Iain Chambers has launched a new record label called Persistence Of Sound. Its first three releases all came out at once and they were all issued as LP records, presumably in attractive packaging with covers made by Matthew Young (I have promo CDs in my hands). You may know Iain as one of the four pillars that make up Langham Research Centre, that very English ensemble who elect to work with old-fashioned tape recorders in pursuit of their very distinctive take on musique concrète and its methods. The first release on this label is The Eccentric Press (PS001), composed by Ian himself. Two side-long pieces on offer, all made from “location recordings”, in the context of a European-wide project called Sounds Of Changes. This project – involving several large museums and related institutions – is trying to perform a “rescue” job of sorts, identifying endangered sounds in our modern society and capturing them before they vanish. It’s an intriguing concept; what qualifies a sound as being “endangered”? According to the project website, it’s to do with the ways in which society is rapidly changing; they see the 21st century as a period every bit as important as the Industrial Revolution. Without explicitly saying so, I suppose they mean that computers are (very quickly) changing everything and a lot of “physical” things in daily life we currently take for granted are nearing end of life, from the infrastructure of our cities to our manufacturing base.
Taking a cue from all these themes, the title track here ‘The Eccentric Press / Die Exzenterpresse’ is made from the sounds of old industrial machinery. In the shopping list we have a button-sewing machine, a steelwork furnace, a time clock, and atmospheric sounds captured from a railway station in Wuppertaler. Plenty of opportunities there for “internal rhythms” in the resulting 22 mins of sound-art, which Chambers doesn’t waste, but the real genius has been in the selection and editing of his materials, and overlaying them with sonic pitches “to create unexpected harmonies”, which I assume means we have a mix of collaged documentary recordings along with low-key electronic music. While it’s true this is an “industrial” space, Chambers’ music is nothing like the sort of ugly music we used to get from the industrial school, some of whose adherents tended to view the factory as a place of menace, torture, pain and death, and accordingly created music of high gloom and threat. By contrast, this is a beautiful and nuanced composition, making art from unexpected places, creating a kaleidoscopic portrait of the world through what I assume are rapidly-vanishing source materials.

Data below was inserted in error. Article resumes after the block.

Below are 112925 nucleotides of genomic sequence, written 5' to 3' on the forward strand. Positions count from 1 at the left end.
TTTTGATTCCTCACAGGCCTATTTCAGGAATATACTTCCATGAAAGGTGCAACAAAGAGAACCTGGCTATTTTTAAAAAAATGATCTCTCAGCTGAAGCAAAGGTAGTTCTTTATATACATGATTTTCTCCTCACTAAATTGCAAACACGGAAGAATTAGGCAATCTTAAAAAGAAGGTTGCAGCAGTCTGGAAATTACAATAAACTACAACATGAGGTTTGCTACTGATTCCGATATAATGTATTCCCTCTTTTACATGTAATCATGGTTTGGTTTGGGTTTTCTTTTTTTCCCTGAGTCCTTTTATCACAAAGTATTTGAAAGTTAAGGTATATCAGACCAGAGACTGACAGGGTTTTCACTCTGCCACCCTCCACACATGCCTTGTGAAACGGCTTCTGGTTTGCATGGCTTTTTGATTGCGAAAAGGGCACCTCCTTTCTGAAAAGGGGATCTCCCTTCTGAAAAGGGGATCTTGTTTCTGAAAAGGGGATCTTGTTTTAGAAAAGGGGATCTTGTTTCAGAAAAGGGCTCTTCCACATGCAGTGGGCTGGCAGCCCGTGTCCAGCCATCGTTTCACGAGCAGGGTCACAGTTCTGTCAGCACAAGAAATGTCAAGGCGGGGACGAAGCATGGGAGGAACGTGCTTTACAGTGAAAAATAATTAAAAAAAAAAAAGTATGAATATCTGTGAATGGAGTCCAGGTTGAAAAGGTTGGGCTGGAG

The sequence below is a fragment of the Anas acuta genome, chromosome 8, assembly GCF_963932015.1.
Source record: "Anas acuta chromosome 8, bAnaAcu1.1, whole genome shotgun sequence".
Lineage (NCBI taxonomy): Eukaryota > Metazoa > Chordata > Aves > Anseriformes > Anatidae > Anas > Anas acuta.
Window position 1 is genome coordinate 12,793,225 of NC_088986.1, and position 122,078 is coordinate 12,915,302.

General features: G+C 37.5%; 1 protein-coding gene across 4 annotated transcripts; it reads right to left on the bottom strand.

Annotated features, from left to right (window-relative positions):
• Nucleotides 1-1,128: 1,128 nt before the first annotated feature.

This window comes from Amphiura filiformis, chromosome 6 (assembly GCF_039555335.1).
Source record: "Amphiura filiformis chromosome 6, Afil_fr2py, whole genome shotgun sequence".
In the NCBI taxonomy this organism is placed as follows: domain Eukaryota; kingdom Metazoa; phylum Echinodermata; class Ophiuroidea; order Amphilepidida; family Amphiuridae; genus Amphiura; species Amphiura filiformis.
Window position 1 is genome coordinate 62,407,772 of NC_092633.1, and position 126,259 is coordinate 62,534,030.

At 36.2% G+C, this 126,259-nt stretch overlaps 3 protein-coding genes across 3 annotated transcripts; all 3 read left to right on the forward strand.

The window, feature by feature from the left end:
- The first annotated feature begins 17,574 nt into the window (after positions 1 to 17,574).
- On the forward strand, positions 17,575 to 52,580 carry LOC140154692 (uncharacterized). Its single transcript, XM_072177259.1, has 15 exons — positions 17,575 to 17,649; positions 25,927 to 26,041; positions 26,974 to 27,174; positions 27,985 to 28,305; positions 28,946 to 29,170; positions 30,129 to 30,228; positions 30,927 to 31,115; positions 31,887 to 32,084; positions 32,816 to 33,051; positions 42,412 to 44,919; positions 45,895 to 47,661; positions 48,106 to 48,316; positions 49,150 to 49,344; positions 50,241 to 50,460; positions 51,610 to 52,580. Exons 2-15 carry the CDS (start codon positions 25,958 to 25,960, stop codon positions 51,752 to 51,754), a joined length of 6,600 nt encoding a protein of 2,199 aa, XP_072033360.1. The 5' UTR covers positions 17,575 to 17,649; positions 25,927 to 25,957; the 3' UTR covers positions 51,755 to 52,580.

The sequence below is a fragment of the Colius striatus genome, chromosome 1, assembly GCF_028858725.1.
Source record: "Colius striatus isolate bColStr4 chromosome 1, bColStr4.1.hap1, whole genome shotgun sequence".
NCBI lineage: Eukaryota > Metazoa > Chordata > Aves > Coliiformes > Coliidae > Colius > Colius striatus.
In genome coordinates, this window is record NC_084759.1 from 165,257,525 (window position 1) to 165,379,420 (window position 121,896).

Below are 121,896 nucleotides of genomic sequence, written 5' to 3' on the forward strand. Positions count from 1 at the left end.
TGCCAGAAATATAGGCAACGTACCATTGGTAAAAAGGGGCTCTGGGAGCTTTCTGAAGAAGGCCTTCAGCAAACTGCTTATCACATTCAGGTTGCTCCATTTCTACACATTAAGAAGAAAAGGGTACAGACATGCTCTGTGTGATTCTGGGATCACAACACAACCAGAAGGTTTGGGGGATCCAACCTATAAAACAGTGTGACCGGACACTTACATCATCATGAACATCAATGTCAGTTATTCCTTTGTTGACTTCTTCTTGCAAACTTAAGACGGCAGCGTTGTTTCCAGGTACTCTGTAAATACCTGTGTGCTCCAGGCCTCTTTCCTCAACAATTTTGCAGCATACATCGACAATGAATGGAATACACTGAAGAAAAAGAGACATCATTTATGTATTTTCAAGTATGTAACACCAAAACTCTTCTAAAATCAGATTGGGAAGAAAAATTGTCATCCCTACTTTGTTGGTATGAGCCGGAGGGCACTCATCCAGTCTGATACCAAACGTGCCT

Further such elegiac sentiment can be found on the B side, a work called ‘Maudslay Engine’ which was a commission for ABC Radio in Australia. The machinery recordings this time include a metal cutter, a mortise machine, a linotype machine and a grain dryer – the latter used in an agricultural context to create animal food on an industrial scale. Linking all these together are two big vehicles, a Saan fighter jet and a 19th-century steam engine. And lest you think it’s all cast iron gears and steel plated radials, there are even recordings of old-school computers in the mix – an IBM computer from 1991 contributes the sound of its start-up routine to the composition. As above, the delicacy and charm with which Iain Chambers sequences his materials is really something to admire. The machines live, breathe, and talk to each other – and to us. Yet there’s also something faintly valedictory about the tone, as if reminding us this is probably the last we’ll hear of these old-fashioned devices built on Newtonian principles.
In the early 20th century, the Italian Futurists were bursting with optimism about the potential of these new machines, the possibilities for changing society with speed, power, and efficiency. It’s only taken 100 years for that culture to be undermined, and the optimism to be replaced by a rather wistful sorrow. From 15th April 2019.